Orange Flag evaluates teamwork, interoperability across services

  • Published
  • 412th Operations Group

It takes a team to get things done. Last month, team Edwards, along with Navy and Marine teammates, came together for a coordinated, multi-service flight test event known as Orange Flag.


Twenty-eight aircraft gathered in the skies above the Mojave Desert during the three-hour test event named after the symbolic color of flight test—orange.


The test aircraft, outfitted with data-gathering gear, launched from Edwards Air Force Base, Naval Air Weapons Station China Lake, Naval Air Station Point Mugu, and Nellis AFB, Nevada.


 According to Lt. Col. Richard Turner, F-35 pilot and 412 Operations Group deputy commander, Orange Flag tests the interoperability of the services’ fighters, bombers, and Command-and-Control aircraft. Cooperation between Developmental Test and Operational Test, or combined DT-OT, have proven successful in the past for both the Air Force and Navy but were primarily focused on testing a single aircraft type such as the F-18 or F-22.


Orange Flag represents a collaborative effort not only between DT and OT, but across the Air Force, Navy, and Marines.


“The ‘developmental’ objectives were developed by the 412th Test Wing here, the 96th Test Wing at Eglin AFB, Florida, and the Navy’s VX-31 Test Squadron at NAWS China Lake. The ‘operational’ objectives came from the 53rd Test Wing at Nellis, and the Joint Strike Fighter (JSF) Operational Test Team at Edwards,” said Turner.


Personnel tested eight different types of aircraft: F-35As and F-35Bs (Air Force and Marine variants), F-18E Super Hornets, F-18G Growlers, E-2C Hawkeyes, F-22 Raptors, F-15C Eagles, F-15E Strike Eagles and F-16 Fighting Falcons. Additionally, a ground station participated in support of B-1 developmental testing.


Merging all of these objectives took the efforts of test pilots, engineers, and airspace operators. Turner led the innovative approach to testing the highly complex system(s).


 “This was an important advance in how we vet our weapon systems in DT and OT,” Turner said. “Orange Flag required a huge team effort and I look forward to seeing it impact the warfighter in the future.”


Test engineer Kristofer Peterson noted that the value of the unique data set generated during the test brings to light issues that may have previously been unknown, which could potentially bring about innovation after the data is evaluated and leveraged.


 “The dataset will allow us to quickly identify issues across multiple platforms and even uncover issues we previously didn’t know about,” he said. “However, to do this we require new analysis methods and we plan on leveraging the lessons learned from a data analytics innovation project funded by the test wing this past year.”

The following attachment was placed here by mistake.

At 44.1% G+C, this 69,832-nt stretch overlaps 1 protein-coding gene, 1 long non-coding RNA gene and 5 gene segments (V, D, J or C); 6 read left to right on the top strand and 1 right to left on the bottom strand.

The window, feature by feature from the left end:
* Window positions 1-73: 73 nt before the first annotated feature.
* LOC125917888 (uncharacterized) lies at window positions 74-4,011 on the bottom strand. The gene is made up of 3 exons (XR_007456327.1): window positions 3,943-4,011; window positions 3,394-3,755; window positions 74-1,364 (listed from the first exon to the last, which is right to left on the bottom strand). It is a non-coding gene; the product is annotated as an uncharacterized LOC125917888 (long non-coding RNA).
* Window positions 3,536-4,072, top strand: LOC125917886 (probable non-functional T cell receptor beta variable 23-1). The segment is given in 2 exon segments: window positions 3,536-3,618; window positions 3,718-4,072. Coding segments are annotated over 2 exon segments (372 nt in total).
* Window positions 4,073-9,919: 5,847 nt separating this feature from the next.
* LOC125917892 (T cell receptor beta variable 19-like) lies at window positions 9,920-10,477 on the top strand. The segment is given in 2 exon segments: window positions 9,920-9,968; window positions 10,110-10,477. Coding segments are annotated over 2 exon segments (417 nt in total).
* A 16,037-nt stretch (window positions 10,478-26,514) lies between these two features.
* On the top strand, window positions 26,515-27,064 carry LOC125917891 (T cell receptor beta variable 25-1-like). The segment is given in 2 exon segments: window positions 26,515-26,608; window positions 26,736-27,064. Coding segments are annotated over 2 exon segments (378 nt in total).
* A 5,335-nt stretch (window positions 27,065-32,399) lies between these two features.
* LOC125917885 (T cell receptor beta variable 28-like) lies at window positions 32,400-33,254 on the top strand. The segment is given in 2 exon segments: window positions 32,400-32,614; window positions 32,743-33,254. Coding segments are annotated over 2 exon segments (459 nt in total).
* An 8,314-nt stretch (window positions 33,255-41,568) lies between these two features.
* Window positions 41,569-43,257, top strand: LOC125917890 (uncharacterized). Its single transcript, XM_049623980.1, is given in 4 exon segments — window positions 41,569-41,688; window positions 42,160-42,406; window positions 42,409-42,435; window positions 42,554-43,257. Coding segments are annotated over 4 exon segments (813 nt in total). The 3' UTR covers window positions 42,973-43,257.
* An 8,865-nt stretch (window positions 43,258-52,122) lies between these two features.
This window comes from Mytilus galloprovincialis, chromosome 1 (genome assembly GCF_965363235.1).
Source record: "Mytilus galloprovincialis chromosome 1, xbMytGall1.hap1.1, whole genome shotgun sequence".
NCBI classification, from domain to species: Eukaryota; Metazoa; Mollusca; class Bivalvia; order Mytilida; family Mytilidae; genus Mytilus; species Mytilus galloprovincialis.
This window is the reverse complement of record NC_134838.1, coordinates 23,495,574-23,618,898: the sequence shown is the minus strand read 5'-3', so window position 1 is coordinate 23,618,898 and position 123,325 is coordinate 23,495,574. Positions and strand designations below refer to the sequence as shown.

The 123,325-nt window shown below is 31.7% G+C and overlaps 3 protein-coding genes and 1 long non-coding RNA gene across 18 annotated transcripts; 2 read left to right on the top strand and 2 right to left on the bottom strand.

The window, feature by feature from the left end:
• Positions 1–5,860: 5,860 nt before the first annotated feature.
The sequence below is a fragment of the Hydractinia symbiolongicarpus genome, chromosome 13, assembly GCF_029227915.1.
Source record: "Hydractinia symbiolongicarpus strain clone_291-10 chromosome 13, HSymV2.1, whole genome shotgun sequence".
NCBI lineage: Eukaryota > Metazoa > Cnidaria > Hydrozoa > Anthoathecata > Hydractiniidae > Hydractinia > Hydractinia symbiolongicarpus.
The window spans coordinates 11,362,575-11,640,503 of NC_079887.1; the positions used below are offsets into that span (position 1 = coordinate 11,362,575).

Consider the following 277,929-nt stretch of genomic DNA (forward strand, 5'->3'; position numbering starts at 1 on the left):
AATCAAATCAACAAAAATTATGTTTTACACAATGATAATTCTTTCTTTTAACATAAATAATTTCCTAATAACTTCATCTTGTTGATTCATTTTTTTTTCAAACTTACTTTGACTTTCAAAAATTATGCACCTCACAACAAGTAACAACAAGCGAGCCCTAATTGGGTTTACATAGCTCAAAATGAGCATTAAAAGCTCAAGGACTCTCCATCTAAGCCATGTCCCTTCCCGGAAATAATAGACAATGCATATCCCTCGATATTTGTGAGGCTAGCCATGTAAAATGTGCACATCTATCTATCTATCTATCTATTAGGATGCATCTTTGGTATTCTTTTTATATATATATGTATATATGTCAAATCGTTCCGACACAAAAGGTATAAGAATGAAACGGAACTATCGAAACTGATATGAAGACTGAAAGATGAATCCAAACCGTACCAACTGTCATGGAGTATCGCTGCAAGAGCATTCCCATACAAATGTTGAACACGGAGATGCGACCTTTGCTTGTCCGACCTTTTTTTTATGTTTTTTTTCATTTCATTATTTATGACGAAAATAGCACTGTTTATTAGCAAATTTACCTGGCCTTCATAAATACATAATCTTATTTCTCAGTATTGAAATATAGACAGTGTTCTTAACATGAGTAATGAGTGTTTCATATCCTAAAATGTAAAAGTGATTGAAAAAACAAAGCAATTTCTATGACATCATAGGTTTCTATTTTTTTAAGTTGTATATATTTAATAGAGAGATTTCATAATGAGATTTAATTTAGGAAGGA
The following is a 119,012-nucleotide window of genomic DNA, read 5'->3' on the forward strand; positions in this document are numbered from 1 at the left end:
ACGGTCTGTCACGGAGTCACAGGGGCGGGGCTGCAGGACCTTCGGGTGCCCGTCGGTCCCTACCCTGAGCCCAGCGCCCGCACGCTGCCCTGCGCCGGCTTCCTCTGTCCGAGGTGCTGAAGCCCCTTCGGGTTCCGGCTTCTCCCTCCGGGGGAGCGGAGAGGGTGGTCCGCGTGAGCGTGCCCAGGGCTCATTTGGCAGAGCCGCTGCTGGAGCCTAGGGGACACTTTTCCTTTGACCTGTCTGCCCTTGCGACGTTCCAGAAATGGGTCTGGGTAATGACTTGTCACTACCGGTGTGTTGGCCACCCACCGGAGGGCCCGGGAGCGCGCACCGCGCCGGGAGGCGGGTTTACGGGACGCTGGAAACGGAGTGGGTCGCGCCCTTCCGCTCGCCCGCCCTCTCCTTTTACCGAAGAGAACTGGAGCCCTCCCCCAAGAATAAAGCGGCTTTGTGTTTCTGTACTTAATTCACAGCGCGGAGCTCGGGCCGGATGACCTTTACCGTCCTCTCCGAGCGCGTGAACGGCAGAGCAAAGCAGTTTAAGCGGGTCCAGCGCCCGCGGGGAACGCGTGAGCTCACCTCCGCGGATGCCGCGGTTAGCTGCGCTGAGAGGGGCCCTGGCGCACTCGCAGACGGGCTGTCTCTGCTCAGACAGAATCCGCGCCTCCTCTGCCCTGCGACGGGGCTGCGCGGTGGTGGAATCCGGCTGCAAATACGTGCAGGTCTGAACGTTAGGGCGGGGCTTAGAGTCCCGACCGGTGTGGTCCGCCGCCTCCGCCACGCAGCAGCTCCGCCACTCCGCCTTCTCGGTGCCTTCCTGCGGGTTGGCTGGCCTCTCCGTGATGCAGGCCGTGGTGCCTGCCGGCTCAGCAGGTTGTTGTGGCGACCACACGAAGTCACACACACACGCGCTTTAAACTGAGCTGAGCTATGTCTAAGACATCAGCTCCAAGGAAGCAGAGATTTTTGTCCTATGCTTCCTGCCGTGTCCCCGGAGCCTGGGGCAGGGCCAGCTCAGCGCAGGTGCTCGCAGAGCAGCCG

Interoperability engineer Matt Smerk also commented on the unique value of the Orange Flag Events. "We must be able to integrate and interoperate our joint forces across a wide range of mission areas. OFEs enable the test community to capture data to assess the military utility of integrating and interoperating multiple platforms in an environment not done via traditional DT."


A key component for any exercise or test maneuver the Air Force does is the air space. Lieutenant Col. Chris Buckley, 412th Operations Support Squadron Commander, oversees the restricted airspace which hosted the event.


“The airspace was designed to test 1950’s technology,” said Buckley. “We’ve made spectacular headway turning it into a place we can test modern systems, but only one at a time. The sheer volume of aircraft working together was a real concern. This event really tested the environment we need to do large-scale interoperability testing. This was the day our restricted airspace grew up and entered the 21st century.”


Orange Flag, its design and implementation, is the product of an overall “core strategy” developed by the 412th’s Operations Group that seeks to optimize the use of test resources in support of Global Power, Reach, and Vigilance, according to Chris Klug, 412th OG technical advisor.


“Our core strategy is resource optimization, and Orange Flag represents one of the best uses of our resources that I have seen in my time as a tester, said Klug.


The planning included 10 organizations distributed across five different locations. This year’s Orange Flag served as an example of successful distributed test operations, with control rooms at Edwards and China Lake ensuring effective test setup and execution of operations originating from Edwards, China Lake, Nellis, Eglin and Pt. Mugu.


Future Orange Flag events are scheduled to occur each quarter starting in February 2018.